I had a bunch of movies in my iTunes rental queue that needed watching, so this weekend, I sat down with my knitting and the documentary, “Buck.” What a wonderful film about the power of love, patience, and acceptance!

Buck Brannaman inspired the novel “The Horse Whisperer,” and consulted on the movie that Robert Redford made based on the book. He is a well-respected teacher of “natural horsemanship,” and give clinics all over the U.S. and overseas, working, as he says, not with people who have horse problems, but with “horses who have people problems.”

Brannaman is also a survivor of years of brutal physical abuse at the hands of his father, a stage parent of the ugliest kind, whose sons learned early that the options were to practice their rope tricks or be beaten to a pulp. They got really good at the rope tricks, performing at rodeos and appearing on television and in commercials. The beatings never really ended, though.

Fortunately for Buck and his brother, their finally lives changed for the better when they were placed in foster care with a rancher and his wife, Betsy and Forest Shirley. The Brannaman boys were saved by love and hard work. Despite being just two boys in a herd of more than 20 foster kids at the Shirley’s ranch, they were valued and accepted for who they were.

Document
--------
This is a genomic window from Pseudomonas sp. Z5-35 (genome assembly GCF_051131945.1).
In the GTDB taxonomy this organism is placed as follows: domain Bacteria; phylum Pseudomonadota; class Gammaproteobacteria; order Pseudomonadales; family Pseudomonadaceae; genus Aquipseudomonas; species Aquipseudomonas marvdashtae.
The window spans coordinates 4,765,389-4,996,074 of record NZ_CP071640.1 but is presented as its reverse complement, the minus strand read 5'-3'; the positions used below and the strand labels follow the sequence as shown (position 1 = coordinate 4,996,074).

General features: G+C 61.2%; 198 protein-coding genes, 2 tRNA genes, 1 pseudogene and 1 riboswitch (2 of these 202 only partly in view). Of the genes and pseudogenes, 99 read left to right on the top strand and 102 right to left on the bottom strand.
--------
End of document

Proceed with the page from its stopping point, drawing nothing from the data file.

As an adult, Buck has “devoted [his] life to trying to do something good.” And his lessons go so far beyond horses. He teaches the importance of both love and firmness, of being fair and consistent. After working with a dangerously troubled horse, Brannaman makes it very clear that it wasn’t the horse who created his problems, but the owner.   He says, “Whether you’re going to have a horse or a dog or children, with that comes a great responsibility, not just to feed them and have a roof over their heads but to teach them right and wrong and do all the things to help them be able to fit into the world.”

I hope that you’ll find and watch this film. You will be moved by Buck Brannaman’s story and his philosophy will resonate long after the final credits. You don’t need to be a horse-person, or an animal-person. You just need to be a person-person.

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